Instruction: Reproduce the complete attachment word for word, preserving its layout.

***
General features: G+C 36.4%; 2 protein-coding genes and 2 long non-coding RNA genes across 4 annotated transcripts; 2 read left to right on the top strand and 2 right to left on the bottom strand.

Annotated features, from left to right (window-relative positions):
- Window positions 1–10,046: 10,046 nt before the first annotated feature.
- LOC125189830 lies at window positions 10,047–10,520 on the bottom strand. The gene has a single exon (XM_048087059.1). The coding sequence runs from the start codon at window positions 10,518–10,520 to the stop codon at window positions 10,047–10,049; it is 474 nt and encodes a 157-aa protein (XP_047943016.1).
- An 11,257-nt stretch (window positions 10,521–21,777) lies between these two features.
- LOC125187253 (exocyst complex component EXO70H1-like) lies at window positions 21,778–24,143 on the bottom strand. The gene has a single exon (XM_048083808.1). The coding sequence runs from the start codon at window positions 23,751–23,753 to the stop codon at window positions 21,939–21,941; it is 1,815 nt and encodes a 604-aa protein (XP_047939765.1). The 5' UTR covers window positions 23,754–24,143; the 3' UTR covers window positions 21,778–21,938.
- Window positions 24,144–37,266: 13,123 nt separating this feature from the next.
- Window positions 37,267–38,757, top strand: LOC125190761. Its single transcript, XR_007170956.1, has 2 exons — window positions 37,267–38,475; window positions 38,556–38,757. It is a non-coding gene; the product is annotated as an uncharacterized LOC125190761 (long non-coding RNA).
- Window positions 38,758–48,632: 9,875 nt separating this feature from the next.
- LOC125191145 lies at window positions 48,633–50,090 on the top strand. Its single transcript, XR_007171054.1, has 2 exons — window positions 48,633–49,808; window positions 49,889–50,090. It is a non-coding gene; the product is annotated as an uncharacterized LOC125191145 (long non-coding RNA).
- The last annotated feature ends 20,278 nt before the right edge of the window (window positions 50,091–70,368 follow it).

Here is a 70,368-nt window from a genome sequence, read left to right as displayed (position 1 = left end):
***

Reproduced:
General features: G+C 36.4%; 2 protein-coding genes and 2 long non-coding RNA genes across 4 annotated transcripts; 2 read left to right on the top strand and 2 right to left on the bottom strand.

Annotated features, from left to right (window-relative positions):
- Window positions 1–10,046: 10,046 nt before the first annotated feature.
- LOC125189830 lies at window positions 10,047–10,520 on the bottom strand. The gene has a single exon (XM_048087059.1). The coding sequence runs from the start codon at window positions 10,518–10,520 to the stop codon at window positions 10,047–10,049; it is 474 nt and encodes a 157-aa protein (XP_047943016.1).
- An 11,257-nt stretch (window positions 10,521–21,777) lies between these two features.
- LOC125187253 (exocyst complex component EXO70H1-like) lies at window positions 21,778–24,143 on the bottom strand. The gene has a single exon (XM_048083808.1). The coding sequence runs from the start codon at window positions 23,751–23,753 to the stop codon at window positions 21,939–21,941; it is 1,815 nt and encodes a 604-aa protein (XP_047939765.1). The 5' UTR covers window positions 23,754–24,143; the 3' UTR covers window positions 21,778–21,938.
- Window positions 24,144–37,266: 13,123 nt separating this feature from the next.
- Window positions 37,267–38,757, top strand: LOC125190761. Its single transcript, XR_007170956.1, has 2 exons — window positions 37,267–38,475; window positions 38,556–38,757. It is a non-coding gene; the product is annotated as an uncharacterized LOC125190761 (long non-coding RNA).
- Window positions 38,758–48,632: 9,875 nt separating this feature from the next.
- LOC125191145 lies at window positions 48,633–50,090 on the top strand. Its single transcript, XR_007171054.1, has 2 exons — window positions 48,633–49,808; window positions 49,889–50,090. It is a non-coding gene; the product is annotated as an uncharacterized LOC125191145 (long non-coding RNA).
- The last annotated feature ends 20,278 nt before the right edge of the window (window positions 50,091–70,368 follow it).

Here is a 70,368-nt window from a genome sequence, read left to right as displayed (position 1 = left end):